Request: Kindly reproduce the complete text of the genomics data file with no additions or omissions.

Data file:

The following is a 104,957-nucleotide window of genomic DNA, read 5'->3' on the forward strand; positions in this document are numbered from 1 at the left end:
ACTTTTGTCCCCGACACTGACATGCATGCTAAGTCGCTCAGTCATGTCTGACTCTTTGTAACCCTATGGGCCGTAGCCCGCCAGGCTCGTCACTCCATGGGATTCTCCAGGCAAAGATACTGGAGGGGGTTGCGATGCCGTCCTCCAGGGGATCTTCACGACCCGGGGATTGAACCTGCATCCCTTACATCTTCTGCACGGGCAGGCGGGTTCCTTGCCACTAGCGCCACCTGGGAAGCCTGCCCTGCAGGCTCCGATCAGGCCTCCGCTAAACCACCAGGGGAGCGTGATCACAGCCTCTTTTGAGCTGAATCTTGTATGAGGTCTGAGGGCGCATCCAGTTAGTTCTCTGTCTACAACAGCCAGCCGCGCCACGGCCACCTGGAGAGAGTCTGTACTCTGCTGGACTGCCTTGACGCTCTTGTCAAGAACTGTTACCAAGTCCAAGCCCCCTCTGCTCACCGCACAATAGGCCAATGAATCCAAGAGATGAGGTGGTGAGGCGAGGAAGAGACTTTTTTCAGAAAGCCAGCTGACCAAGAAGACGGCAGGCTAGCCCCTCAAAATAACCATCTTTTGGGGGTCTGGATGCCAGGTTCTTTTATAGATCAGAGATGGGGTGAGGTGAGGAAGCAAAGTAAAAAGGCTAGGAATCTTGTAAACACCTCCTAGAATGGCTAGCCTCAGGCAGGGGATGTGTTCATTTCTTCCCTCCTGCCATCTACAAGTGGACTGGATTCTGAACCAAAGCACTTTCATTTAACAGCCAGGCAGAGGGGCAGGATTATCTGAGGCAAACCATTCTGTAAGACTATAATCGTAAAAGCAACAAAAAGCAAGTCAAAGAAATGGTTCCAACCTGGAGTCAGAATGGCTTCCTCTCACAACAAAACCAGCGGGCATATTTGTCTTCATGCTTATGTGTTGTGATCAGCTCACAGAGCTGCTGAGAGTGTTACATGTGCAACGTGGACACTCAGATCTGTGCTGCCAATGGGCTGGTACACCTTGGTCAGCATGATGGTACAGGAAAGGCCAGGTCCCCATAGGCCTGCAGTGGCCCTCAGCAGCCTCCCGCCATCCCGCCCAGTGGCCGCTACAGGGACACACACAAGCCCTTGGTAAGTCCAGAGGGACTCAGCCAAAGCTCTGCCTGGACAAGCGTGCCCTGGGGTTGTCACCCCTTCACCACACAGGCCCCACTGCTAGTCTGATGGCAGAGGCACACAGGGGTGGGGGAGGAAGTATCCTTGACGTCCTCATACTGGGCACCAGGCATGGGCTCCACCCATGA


The following is a 104,957-nucleotide window of genomic DNA, read 5'->3' on the forward strand; positions in this document are numbered from 1 at the left end:
ACTTTTGTCCCCGACACTGACATGCATGCTAAGTCGCTCAGTCATGTCTGACTCTTTGTAACCCTATGGGCCGTAGCCCGCCAGGCTCGTCACTCCATGGGATTCTCCAGGCAAAGATACTGGAGGGGGTTGCGATGCCGTCCTCCAGGGGATCTTCACGACCCGGGGATTGAACCTGCATCCCTTACATCTTCTGCACGGGCAGGCGGGTTCCTTGCCACTAGCGCCACCTGGGAAGCCTGCCCTGCAGGCTCCGATCAGGCCTCCGCTAAACCACCAGGGGAGCGTGATCACAGCCTCTTTTGAGCTGAATCTTGTATGAGGTCTGAGGGCGCATCCAGTTAGTTCTCTGTCTACAACAGCCAGCCGCGCCACGGCCACCTGGAGAGAGTCTGTACTCTGCTGGACTGCCTTGACGCTCTTGTCAAGAACTGTTACCAAGTCCAAGCCCCCTCTGCTCACCGCACAATAGGCCAATGAATCCAAGAGATGAGGTGGTGAGGCGAGGAAGAGACTTTTTTCAGAAAGCCAGCTGACCAAGAAGACGGCAGGCTAGCCCCTCAAAATAACCATCTTTTGGGGGTCTGGATGCCAGGTTCTTTTATAGATCAGAGATGGGGTGAGGTGAGGAAGCAAAGTAAAAAGGCTAGGAATCTTGTAAACACCTCCTAGAATGGCTAGCCTCAGGCAGGGGATGTGTTCATTTCTTCCCTCCTGCCATCTACAAGTGGACTGGATTCTGAACCAAAGCACTTTCATTTAACAGCCAGGCAGAGGGGCAGGATTATCTGAGGCAAACCATTCTGTAAGACTATAATCGTAAAAGCAACAAAAAGCAAGTCAAAGAAATGGTTCCAACCTGGAGTCAGAATGGCTTCCTCTCACAACAAAACCAGCGGGCATATTTGTCTTCATGCTTATGTGTTGTGATCAGCTCACAGAGCTGCTGAGAGTGTTACATGTGCAACGTGGACACTCAGATCTGTGCTGCCAATGGGCTGGTACACCTTGGTCAGCATGATGGTACAGGAAAGGCCAGGTCCCCATAGGCCTGCAGTGGCCCTCAGCAGCCTCCCGCCATCCCGCCCAGTGGCCGCTACAGGGACACACACAAGCCCTTGGTAAGTCCAGAGGGACTCAGCCAAAGCTCTGCCTGGACAAGCGTGCCCTGGGGTTGTCACCCCTTCACCACACAGGCCCCACTGCTAGTCTGATGGCAGAGGCACACAGGGGTGGGGGAGGAAGTATCCTTGACGTCCTCATACTGGGCACCAGGCATGGGCTCCACCCATGA